|The adventures of Fatman.|
Sometimes an episode would feature an animated segment called Fatman by Keith Alcorn, Paul Claerhout and Tim Hatcher that was inspired by Al’s video for “Fat”. It showed Al as a super hero who could become fat to solve a food-related crime. Initially, the producers wanted to cast Adam West as the voice of Al’s sidekick (and the real brains of the duo), Harvey. However, West was only able to do it remotely and the producers couldn’t accommodate him, letting the role and most others in the shorts to fall to Billy West. Al would also play several other characters, including a news anchor, a very flexible fitness instructor, and Fred Huggins: a combined homage to Mr. Rogers, Captain Kangaroo and Doug Henning. Huggins would often be seen with two puppet partners: Papa Boolie (Stan Freberg) and Baby Boolie (Donavan Freberg), both named by Al’s friend, Bob Odenkirk, who helped with the initial brainstorming for the show. The show would be the last time Al would be seen with his classic trademark appearance as in 1998 he had corrective Lasik surgery, shaved off his mustache, and grew his hair longer (the loud shirts still remained).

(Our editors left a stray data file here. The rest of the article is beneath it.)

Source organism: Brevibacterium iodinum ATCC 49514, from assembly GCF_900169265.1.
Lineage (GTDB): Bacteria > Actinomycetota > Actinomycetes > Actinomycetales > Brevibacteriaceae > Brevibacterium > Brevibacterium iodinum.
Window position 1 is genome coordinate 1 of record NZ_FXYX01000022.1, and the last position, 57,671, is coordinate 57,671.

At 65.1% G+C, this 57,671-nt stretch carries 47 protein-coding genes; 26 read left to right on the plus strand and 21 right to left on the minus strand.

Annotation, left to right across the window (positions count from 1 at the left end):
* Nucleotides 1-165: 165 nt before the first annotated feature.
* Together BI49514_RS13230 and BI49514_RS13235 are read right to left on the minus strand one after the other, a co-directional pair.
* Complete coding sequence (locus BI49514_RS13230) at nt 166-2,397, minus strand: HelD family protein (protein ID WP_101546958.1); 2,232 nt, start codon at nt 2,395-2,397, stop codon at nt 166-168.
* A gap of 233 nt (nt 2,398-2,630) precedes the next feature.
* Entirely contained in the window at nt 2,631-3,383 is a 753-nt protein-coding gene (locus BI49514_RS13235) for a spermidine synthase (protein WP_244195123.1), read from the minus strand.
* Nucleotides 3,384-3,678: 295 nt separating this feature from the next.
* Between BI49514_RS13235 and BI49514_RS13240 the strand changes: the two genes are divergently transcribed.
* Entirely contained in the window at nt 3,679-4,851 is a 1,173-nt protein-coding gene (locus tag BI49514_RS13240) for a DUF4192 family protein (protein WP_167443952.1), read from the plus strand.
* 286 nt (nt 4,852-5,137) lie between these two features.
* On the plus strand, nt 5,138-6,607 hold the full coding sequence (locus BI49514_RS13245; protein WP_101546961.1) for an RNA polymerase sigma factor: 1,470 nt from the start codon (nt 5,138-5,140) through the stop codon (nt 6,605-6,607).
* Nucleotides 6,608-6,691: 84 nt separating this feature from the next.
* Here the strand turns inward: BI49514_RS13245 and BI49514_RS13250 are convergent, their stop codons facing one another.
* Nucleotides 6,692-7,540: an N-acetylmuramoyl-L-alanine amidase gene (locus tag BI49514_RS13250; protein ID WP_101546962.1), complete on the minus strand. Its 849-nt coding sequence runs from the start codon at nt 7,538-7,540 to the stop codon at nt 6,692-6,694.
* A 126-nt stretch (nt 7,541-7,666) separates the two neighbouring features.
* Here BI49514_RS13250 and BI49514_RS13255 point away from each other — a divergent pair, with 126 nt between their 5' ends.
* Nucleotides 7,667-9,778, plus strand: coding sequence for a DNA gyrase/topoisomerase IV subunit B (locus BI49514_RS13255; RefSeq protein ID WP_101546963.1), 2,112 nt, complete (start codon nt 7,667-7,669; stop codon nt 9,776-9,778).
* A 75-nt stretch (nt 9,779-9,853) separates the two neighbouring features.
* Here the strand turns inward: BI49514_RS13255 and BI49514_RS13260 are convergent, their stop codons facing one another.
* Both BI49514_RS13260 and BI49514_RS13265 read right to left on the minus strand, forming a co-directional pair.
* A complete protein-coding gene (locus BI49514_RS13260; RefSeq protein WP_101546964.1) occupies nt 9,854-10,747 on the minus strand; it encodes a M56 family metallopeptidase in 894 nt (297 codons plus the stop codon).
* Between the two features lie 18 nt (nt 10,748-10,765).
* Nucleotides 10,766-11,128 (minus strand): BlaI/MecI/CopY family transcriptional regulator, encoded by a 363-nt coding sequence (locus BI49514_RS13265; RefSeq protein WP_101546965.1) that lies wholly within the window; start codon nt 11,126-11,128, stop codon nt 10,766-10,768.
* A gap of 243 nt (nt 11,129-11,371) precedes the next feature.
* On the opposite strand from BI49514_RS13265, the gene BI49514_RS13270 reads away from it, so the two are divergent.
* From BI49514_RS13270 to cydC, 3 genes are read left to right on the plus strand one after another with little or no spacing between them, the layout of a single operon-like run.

|Al and "miners" David Lander, Michael McKean, David Bowe and Clarence Clemons.|
The series was shot on the old Tonight Show with Johnny Carson stage, right next to the stage where the Tonight Show with Jay Leno was filmed. That proved fortuitous as when the show had difficulty booking guests, Al would troll the studio lot and halls to convince people to appear on the show. Amongst the celebrity appearances were Patton Oswald, Downtown Julie Brown, Kevin Weisman, Mike Levey, Tony Little, Ron and Lisa Popeil (Ron was the subject of an Al song), Clarence Clemons, David Lander, Michael McKean, Martha Quinn, Bill Kirchenbauer, Tress MacNeille, Bill Mumy (also a close friend of Al’s), Alex Trebek, Teri Garr, Jill Talley, Ian Whitcomb, Charles Fleischer, Matthew McCurley, Tahj Mowry, Cathy Ladman, Mary Lynn Rajskub, John Roarke, Roger Rose, Matt Weinhold, Fabio, Daisy Fuentes, John Ennis, Rick Overton, Dweezil Zappa, Jimmy Briscoe, Drew Carey, Fred Willard, the Amazing Jonathan, Martin Lewis, Gilbert Gottfried, “Macho Man” Randy Savage and even Dick Clark. Previous collaborators of Al’s included Victoria Jackson, David Bowe, Emo Phillips (who also provided a voice in Fatman), Kevin McCarthy, Gedde Watanabe, Dick Van Patten and Dr. Demento, as well as members of Al’s band. Henry Corden and Jean Vander Pyl voiced their characters of Fred and Wilma Flintstone for a fantasy sequence featuring new animation by Hanna-Barbera Productions.
|Harvey, the giant Wonder Hamster.|